Pitcher plant inspires liquid repelling coating

September 23rd, 2011 - 5:35 pm ICT by IANS  

Washington, Sep 23 (IANS) After rainfall, the cupped leaf of the sweet smelling pitcher plant becomes a frictionless surface, enticing ants, spiders and even frogs to their doom. Now it has inspired a liquid repelling coating that could find a range of uses.

Adopting the plant’s slick strategy, a group of Harvard scientists have created the material that repels just about any type of liquid, including blood and oil, even under harsh conditions like freezing temperatures.

The bio-inspired liquid repellence technology should find applications in biomedical fluid handling, fuel transport and anti-fouling and anti-icing technologies.

It could even lead to self-cleaning windows and improved optical devices, the journal Nature reports.

“Inspired by the pitcher plant, we developed a new coating that outperforms its natural and synthetic counterparts and provides a simple and versatile solution for liquid and solid repellency,” says Joanna Aizenberg, who led the study.

Aizenberg is professor of materials science at the Harvard School of Engineering and Applied Sciences (SEAS).

Conversely, current state-of-the-art liquid repellent surfaces have taken cues from a different member of the plant world, according to a Harvard statement.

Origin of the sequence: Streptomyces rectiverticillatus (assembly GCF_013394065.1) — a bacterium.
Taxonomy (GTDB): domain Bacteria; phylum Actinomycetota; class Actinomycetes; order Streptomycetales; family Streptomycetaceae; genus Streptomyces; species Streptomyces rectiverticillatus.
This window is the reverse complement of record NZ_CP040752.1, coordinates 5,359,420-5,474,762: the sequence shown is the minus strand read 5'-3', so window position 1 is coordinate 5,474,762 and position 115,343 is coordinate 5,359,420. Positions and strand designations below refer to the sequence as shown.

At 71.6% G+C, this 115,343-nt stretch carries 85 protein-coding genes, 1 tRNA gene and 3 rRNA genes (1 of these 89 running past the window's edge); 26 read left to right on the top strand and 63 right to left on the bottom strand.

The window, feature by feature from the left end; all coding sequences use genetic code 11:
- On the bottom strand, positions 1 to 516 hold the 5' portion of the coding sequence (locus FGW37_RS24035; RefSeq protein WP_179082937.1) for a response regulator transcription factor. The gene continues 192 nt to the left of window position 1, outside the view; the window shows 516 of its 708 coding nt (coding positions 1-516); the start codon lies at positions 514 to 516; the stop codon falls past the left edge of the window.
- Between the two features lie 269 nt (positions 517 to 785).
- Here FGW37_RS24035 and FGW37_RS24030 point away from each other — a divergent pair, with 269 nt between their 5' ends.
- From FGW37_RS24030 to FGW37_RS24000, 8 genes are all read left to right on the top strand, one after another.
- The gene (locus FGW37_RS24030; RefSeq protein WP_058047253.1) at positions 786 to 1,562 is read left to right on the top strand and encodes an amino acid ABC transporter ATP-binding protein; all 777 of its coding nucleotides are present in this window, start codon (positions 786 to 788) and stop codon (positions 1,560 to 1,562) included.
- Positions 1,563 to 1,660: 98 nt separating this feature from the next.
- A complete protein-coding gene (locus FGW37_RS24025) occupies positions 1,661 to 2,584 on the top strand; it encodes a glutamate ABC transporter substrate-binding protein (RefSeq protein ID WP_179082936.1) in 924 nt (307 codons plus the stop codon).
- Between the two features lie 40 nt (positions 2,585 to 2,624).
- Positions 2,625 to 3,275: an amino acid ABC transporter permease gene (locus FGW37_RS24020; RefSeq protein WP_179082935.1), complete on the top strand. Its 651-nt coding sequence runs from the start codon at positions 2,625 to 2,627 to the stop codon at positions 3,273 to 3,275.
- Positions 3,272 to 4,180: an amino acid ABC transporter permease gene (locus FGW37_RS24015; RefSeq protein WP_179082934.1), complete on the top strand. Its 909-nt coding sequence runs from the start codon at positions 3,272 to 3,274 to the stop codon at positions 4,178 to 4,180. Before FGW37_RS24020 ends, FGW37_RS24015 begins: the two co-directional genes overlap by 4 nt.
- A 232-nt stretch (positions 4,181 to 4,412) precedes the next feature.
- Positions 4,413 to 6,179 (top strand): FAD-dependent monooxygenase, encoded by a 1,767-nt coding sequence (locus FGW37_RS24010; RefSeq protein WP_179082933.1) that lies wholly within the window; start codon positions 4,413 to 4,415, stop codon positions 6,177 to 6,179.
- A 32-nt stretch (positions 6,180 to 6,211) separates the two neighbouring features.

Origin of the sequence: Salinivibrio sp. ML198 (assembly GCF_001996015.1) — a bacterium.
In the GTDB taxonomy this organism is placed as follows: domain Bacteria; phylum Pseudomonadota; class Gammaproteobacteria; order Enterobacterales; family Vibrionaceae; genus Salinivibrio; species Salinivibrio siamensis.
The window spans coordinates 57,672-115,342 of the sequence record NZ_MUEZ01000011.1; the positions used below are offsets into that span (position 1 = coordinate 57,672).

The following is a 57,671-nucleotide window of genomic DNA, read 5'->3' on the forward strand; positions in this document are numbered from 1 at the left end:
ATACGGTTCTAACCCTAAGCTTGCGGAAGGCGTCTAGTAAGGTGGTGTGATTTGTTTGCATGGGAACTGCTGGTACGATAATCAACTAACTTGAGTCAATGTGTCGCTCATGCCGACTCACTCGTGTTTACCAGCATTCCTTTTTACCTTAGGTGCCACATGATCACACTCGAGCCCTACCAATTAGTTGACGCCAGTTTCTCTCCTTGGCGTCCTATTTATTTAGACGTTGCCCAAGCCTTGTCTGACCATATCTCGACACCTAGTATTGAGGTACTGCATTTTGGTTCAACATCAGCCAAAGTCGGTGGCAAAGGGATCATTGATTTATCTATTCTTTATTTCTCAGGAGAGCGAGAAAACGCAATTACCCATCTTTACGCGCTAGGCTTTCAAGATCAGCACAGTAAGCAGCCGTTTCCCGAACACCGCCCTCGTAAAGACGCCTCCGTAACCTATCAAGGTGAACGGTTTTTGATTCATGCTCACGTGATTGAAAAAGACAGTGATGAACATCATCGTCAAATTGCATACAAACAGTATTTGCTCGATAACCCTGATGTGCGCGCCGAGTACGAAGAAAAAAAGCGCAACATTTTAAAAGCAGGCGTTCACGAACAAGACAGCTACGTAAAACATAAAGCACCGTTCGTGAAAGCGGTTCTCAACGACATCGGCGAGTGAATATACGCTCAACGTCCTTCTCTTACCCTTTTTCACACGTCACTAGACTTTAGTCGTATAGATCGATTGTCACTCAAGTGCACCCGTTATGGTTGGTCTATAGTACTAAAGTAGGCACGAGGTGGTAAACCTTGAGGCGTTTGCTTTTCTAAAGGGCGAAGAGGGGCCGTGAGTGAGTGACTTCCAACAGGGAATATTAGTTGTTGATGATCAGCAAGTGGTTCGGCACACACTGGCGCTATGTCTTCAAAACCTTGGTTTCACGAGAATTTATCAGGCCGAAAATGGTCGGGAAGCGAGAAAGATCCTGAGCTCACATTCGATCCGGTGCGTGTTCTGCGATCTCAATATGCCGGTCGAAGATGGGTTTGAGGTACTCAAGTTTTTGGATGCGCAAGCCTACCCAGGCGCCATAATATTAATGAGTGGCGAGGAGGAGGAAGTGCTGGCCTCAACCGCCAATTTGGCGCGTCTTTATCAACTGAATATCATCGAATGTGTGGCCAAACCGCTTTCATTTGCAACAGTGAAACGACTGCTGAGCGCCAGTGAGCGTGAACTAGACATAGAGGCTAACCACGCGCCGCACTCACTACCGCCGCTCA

The leaves of the lotus resist water due to the tiny microtextures on the surface; droplets balance on the cushion of air on the tips of the surface and bead up.

The so-called lotus effect, however, does not work well for organic or complex liquids. Moreover, if the surface is damaged (e.g. scratched) or subject to extreme conditions, liquid drops tend to stick to or sink into the textures rather than roll away.

Finally, it has proven costly and difficult to manufacture surfaces based on the lotus strategy. The pitcher plant takes a fundamentally different approach.

“The effect is similar to when a car hydroplanes, the tires literally gliding on the water rather than the road,” says study author Tak-Sing Wong, a postdoctoral fellow in the Aizenberg lab.

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